John R Long has been a mystery to my cousin Jim, for the 20+ years he’s researched the Longs. I suspect he has the same feeling I do about my Buchanan’s, where for 25 years I’ve been in the same exact place, with the same names, and no matter how hard I try, I haven’t gotten anywhere. It’s beyond frustrating, as you spend endless hours looking for new info, that never appears, and despite everything you try, you never seem to get even a little lead. Trying the same thing the same way and expecting a different result comes to mind. So that’s what we did.
First, through another project, I learned about YDNA. OMG. *smacks forehead*. If only I’d done this sooner! While I have no one to test, cousin Jim is the exact candidate for our Longs. With first a y-111 yDNA test, then upgrading to BigY (700), we now have our haplogroup for our direct line, as well as some leads, based on the group we fell into (and by ‘we’, I mean Jim’s DNA LOL). So, chalk one up for trying something different. While we have some amazing information once we get into the early 1700’s, we still can’t get before John and his 1800 birth in SC. As a matter of fact, we don’t even know WHERE in SC to start looking, and the name “John” is a repetitive name in our known elder Longs, found through yDNA, so no help there. What could we do next that would change the outcome?
Next, because of the Franklin County AL courthouse fire in 1890 that destroyed all the records prior to this date, and 3 of us, and I’m sure other descendants from our MRCA John, have scoured whatever is available online, with nothing new. A problem (corporate) Ancestry (still) refuses to acknowledge (despite seeing other current complaints as recently as this week) that their software deletes either smaller amounts of, or in my case, majorities of trees I’d made (on my, and several of my cousins’ accounts I manage), I had just days before decided to get back to FamilyTreeMaker (FTM), a program I originally used 20+ years ago, long before Ancestry had their tree program. (Side story: Ancestry actually owned FTM, and then sold it in early 2000’s to MacKiev). Sadly, while I was weeks late for my purchase to prevent loss, I immediately saved my various trees, as well as those of my cousins. Then I swore that I was going to end my relationship with Ancestry after 20 years when my subscription expires (I’d just paid my annual!) (This was both a pledge of determination, but also enough to make a sailor blush, and I’m a Navy brat so I know!) So, now we have DNA and I have a deadline.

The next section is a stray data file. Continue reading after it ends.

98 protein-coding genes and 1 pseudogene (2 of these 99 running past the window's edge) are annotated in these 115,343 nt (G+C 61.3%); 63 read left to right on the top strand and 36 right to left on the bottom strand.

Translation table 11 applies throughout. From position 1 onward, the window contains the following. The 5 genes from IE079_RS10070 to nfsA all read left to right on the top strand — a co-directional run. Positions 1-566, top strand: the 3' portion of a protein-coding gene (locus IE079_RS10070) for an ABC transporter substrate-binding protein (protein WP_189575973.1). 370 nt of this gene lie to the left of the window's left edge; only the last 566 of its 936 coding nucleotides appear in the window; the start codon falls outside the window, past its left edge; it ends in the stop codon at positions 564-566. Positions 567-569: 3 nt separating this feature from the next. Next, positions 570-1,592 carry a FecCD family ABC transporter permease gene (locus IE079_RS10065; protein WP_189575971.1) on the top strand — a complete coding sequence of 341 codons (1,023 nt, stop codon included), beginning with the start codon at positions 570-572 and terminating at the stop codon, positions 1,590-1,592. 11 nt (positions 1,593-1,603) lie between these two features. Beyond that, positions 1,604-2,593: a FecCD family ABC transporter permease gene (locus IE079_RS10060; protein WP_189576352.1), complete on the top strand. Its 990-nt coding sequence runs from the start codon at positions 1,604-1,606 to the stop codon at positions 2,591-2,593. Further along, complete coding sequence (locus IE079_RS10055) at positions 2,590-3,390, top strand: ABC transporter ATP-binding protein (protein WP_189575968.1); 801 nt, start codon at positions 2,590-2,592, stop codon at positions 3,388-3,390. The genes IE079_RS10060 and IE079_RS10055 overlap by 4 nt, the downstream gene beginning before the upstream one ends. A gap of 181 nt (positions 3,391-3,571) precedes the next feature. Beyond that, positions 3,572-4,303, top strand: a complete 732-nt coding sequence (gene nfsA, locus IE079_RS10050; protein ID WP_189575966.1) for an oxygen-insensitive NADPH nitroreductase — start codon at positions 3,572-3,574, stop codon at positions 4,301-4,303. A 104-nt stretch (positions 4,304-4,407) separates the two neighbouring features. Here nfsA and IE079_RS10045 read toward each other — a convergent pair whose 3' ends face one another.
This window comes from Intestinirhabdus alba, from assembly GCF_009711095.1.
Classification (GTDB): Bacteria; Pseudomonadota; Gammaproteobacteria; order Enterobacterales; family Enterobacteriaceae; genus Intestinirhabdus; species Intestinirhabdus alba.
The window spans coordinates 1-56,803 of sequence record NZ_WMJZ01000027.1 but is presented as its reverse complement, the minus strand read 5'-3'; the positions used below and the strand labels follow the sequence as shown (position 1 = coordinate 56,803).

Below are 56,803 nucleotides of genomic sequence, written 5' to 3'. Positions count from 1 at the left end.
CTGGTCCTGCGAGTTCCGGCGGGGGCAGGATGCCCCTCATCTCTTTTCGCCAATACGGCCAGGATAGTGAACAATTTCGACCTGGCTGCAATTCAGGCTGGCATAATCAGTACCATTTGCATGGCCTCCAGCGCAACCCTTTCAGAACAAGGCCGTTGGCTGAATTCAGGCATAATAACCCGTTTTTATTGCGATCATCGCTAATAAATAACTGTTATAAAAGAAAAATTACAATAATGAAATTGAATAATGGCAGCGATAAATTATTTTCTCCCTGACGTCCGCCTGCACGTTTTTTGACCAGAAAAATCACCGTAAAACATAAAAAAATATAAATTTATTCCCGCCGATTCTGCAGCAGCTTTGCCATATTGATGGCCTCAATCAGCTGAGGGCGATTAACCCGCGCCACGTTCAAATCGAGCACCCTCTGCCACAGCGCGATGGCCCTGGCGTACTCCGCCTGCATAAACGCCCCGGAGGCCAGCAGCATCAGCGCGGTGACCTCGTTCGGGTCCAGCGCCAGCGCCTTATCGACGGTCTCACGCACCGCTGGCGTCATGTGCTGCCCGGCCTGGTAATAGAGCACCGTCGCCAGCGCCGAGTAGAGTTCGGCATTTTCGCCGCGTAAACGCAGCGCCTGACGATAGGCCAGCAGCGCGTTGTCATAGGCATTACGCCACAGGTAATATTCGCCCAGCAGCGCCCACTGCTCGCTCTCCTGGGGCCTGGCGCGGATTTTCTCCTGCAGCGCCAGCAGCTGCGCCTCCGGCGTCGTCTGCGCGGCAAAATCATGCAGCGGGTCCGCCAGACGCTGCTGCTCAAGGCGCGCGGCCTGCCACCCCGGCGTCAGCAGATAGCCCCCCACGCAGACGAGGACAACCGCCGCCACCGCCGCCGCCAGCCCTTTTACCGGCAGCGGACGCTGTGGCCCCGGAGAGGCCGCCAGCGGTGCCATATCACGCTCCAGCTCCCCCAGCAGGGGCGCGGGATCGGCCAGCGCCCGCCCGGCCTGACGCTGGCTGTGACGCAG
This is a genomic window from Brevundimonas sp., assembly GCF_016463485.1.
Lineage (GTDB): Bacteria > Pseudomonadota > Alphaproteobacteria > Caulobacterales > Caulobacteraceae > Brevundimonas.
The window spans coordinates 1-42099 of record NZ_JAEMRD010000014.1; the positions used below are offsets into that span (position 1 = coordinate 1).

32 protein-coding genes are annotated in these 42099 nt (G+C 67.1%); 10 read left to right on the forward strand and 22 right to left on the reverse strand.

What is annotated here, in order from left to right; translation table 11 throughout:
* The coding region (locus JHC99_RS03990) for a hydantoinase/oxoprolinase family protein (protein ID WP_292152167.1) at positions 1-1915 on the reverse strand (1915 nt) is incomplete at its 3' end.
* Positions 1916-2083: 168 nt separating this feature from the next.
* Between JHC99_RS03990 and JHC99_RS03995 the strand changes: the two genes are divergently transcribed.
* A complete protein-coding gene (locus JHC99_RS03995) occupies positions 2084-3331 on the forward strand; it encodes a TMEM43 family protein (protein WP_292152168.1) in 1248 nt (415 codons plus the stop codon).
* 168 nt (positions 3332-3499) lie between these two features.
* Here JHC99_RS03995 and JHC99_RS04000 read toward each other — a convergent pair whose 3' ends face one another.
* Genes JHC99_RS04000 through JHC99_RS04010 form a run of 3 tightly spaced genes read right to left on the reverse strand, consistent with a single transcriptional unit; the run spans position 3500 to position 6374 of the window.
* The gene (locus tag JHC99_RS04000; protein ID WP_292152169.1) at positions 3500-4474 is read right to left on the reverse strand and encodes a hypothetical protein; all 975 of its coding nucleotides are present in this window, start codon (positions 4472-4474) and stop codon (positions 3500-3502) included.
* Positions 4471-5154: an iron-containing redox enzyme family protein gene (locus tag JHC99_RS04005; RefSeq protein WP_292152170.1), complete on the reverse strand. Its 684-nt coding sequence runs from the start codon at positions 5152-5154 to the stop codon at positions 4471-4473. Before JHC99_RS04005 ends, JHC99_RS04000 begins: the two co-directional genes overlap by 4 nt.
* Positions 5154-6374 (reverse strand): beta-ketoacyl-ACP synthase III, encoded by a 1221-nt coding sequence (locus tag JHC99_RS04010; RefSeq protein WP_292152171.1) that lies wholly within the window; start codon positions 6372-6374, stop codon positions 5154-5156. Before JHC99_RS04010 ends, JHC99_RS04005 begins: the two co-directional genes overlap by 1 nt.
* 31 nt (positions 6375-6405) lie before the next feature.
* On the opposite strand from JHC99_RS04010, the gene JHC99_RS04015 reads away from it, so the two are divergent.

I have have been disillusioned in the way Ancestry has dumbed down research. People who are just getting into genealogy, and Ancestry is their only taste, expect that everyone’s trees should be public (OMFG! don’t get me started), that ‘research’ is attaching all the hints, and then copying other’s trees into their own, which now can literally be done with a CLICK! Since I’ve used my advance research skills to the best of my abilities with the records on Ancestry, even FamilySearch, I decided I needed to go back to how I learned at first, which partly was Rootsweb, USGenWeb, and the library. Covid kept me out of the library, but I did go back to the other sites. I also set up paper (what?) profiles on each great grand, in this case, John and his wife, and then each of his kids. I ticked lines for each 10 years following their birth based on census years. I focused solely on 2 generations with intense scrutiny. As I found records, I manually transcribed them, as well as then, once confirmed, added them to FTM and again manually transcribed each and every one. I made sure each of the fields that pertained to the document were sourced, as well as every person mentioned. Yes: lots of extra work, but the data is also embedded in my brain now. I set out to find each of his children, from birth to grave, (see where this term BTG I use comes from now?) I didn’t just take Ancestry’s hint word that the document, or the people in it were ‘fact’. I then backed it up with DNA matches, because remember, all of my Buchanan’s DNA cousins are Longs since John’s 2d eldest child is our great grand, so I have about 15 kits that I have access to full DNA match lists, not just shared matches, and I can also group and notate. If you only manage your own DNA, or even a few people, you’re only seeing a small picture. These extra kits give me various generations, as well as how they come into our families, and because DNA is not inherited equally, each person has more than others, or none, and when then compared to others, who equally inherited their DNA unequally, is a great way to bounce ‘theories’, or prove things that say my sole kit wouldn’t prove. Anyway, that’s another post topic. Simutaneously, I was also working my Buchanans in the exact same way, especially since the same counties applied, especially since my Long ggm md my Buchanan ggf!